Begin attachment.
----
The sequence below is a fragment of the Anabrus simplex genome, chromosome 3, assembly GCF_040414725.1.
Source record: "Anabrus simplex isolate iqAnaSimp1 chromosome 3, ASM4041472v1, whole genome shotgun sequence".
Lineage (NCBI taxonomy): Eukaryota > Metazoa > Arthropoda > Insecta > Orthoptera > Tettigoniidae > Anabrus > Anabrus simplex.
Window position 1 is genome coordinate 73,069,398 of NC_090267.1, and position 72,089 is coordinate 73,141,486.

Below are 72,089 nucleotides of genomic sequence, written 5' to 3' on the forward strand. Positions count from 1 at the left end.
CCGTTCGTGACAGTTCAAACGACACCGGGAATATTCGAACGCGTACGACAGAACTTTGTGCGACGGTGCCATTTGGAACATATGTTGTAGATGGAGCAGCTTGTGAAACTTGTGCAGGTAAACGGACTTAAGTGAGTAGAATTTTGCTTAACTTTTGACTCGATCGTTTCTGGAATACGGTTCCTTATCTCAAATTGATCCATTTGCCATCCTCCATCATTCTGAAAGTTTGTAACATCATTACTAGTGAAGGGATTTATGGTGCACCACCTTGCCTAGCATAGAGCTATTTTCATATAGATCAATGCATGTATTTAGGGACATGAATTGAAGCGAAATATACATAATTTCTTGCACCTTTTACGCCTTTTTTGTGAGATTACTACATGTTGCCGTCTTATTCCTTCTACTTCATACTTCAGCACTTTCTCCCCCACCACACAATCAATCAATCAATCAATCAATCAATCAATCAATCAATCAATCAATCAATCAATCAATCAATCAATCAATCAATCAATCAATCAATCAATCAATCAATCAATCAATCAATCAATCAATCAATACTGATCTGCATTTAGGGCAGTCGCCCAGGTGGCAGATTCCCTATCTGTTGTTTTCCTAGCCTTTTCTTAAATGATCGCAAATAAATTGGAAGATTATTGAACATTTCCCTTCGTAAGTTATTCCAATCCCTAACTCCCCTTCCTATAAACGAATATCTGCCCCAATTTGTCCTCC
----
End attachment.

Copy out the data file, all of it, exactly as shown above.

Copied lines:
The sequence below is a fragment of the Anabrus simplex genome, chromosome 3, assembly GCF_040414725.1.
Source record: "Anabrus simplex isolate iqAnaSimp1 chromosome 3, ASM4041472v1, whole genome shotgun sequence".
Lineage (NCBI taxonomy): Eukaryota > Metazoa > Arthropoda > Insecta > Orthoptera > Tettigoniidae > Anabrus > Anabrus simplex.
Window position 1 is genome coordinate 73,069,398 of NC_090267.1, and position 72,089 is coordinate 73,141,486.

Below are 72,089 nucleotides of genomic sequence, written 5' to 3' on the forward strand. Positions count from 1 at the left end.
CCGTTCGTGACAGTTCAAACGACACCGGGAATATTCGAACGCGTACGACAGAACTTTGTGCGACGGTGCCATTTGGAACATATGTTGTAGATGGAGCAGCTTGTGAAACTTGTGCAGGTAAACGGACTTAAGTGAGTAGAATTTTGCTTAACTTTTGACTCGATCGTTTCTGGAATACGGTTCCTTATCTCAAATTGATCCATTTGCCATCCTCCATCATTCTGAAAGTTTGTAACATCATTACTAGTGAAGGGATTTATGGTGCACCACCTTGCCTAGCATAGAGCTATTTTCATATAGATCAATGCATGTATTTAGGGACATGAATTGAAGCGAAATATACATAATTTCTTGCACCTTTTACGCCTTTTTTGTGAGATTACTACATGTTGCCGTCTTATTCCTTCTACTTCATACTTCAGCACTTTCTCCCCCACCACACAATCAATCAATCAATCAATCAATCAATCAATCAATCAATCAATCAATCAATCAATCAATCAATCAATCAATCAATCAATCAATCAATCAATCAATCAATCAATCAATCAATCAATCAATCAATACTGATCTGCATTTAGGGCAGTCGCCCAGGTGGCAGATTCCCTATCTGTTGTTTTCCTAGCCTTTTCTTAAATGATCGCAAATAAATTGGAAGATTATTGAACATTTCCCTTCGTAAGTTATTCCAATCCCTAACTCCCCTTCCTATAAACGAATATCTGCCCCAATTTGTCCTCC